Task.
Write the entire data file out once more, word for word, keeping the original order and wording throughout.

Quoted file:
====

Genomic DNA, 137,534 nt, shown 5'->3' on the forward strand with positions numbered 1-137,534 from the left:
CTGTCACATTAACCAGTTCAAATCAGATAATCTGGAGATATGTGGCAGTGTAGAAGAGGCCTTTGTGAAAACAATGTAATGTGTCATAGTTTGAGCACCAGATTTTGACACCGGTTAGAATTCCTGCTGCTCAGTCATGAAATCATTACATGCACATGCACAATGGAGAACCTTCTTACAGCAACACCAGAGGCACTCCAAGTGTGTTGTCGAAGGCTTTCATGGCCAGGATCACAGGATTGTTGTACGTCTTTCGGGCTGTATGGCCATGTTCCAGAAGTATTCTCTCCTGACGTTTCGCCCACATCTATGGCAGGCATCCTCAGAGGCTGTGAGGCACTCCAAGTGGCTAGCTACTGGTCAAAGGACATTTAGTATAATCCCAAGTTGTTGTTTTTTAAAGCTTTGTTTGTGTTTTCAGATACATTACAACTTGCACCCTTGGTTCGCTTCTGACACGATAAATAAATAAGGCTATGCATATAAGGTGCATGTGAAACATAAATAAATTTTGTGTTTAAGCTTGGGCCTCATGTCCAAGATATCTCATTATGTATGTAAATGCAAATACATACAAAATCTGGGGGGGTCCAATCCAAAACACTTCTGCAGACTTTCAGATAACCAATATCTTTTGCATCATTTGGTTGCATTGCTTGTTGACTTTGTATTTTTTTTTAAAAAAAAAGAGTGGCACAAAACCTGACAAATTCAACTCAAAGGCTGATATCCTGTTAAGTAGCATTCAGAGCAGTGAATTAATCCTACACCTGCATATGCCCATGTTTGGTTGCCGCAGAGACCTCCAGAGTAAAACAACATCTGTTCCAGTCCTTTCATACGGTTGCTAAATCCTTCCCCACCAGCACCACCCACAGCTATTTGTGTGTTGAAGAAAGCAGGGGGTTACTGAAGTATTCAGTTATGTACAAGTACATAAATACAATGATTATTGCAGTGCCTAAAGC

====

Genomic DNA, 137,534 nt, shown 5'->3' on the forward strand with positions numbered 1-137,534 from the left:
CTGTCACATTAACCAGTTCAAATCAGATAATCTGGAGATATGTGGCAGTGTAGAAGAGGCCTTTGTGAAAACAATGTAATGTGTCATAGTTTGAGCACCAGATTTTGACACCGGTTAGAATTCCTGCTGCTCAGTCATGAAATCATTACATGCACATGCACAATGGAGAACCTTCTTACAGCAACACCAGAGGCACTCCAAGTGTGTTGTCGAAGGCTTTCATGGCCAGGATCACAGGATTGTTGTACGTCTTTCGGGCTGTATGGCCATGTTCCAGAAGTATTCTCTCCTGACGTTTCGCCCACATCTATGGCAGGCATCCTCAGAGGCTGTGAGGCACTCCAAGTGGCTAGCTACTGGTCAAAGGACATTTAGTATAATCCCAAGTTGTTGTTTTTTAAAGCTTTGTTTGTGTTTTCAGATACATTACAACTTGCACCCTTGGTTCGCTTCTGACACGATAAATAAATAAGGCTATGCATATAAGGTGCATGTGAAACATAAATAAATTTTGTGTTTAAGCTTGGGCCTCATGTCCAAGATATCTCATTATGTATGTAAATGCAAATACATACAAAATCTGGGGGGGTCCAATCCAAAACACTTCTGCAGACTTTCAGATAACCAATATCTTTTGCATCATTTGGTTGCATTGCTTGTTGACTTTGTATTTTTTTTTAAAAAAAAAGAGTGGCACAAAACCTGACAAATTCAACTCAAAGGCTGATATCCTGTTAAGTAGCATTCAGAGCAGTGAATTAATCCTACACCTGCATATGCCCATGTTTGGTTGCCGCAGAGACCTCCAGAGTAAAACAACATCTGTTCCAGTCCTTTCATACGGTTGCTAAATCCTTCCCCACCAGCACCACCCACAGCTATTTGTGTGTTGAAGAAAGCAGGGGGTTACTGAAGTATTCAGTTATGTACAAGTACATAAATACAATGATTATTGCAGTGCCTAAAGC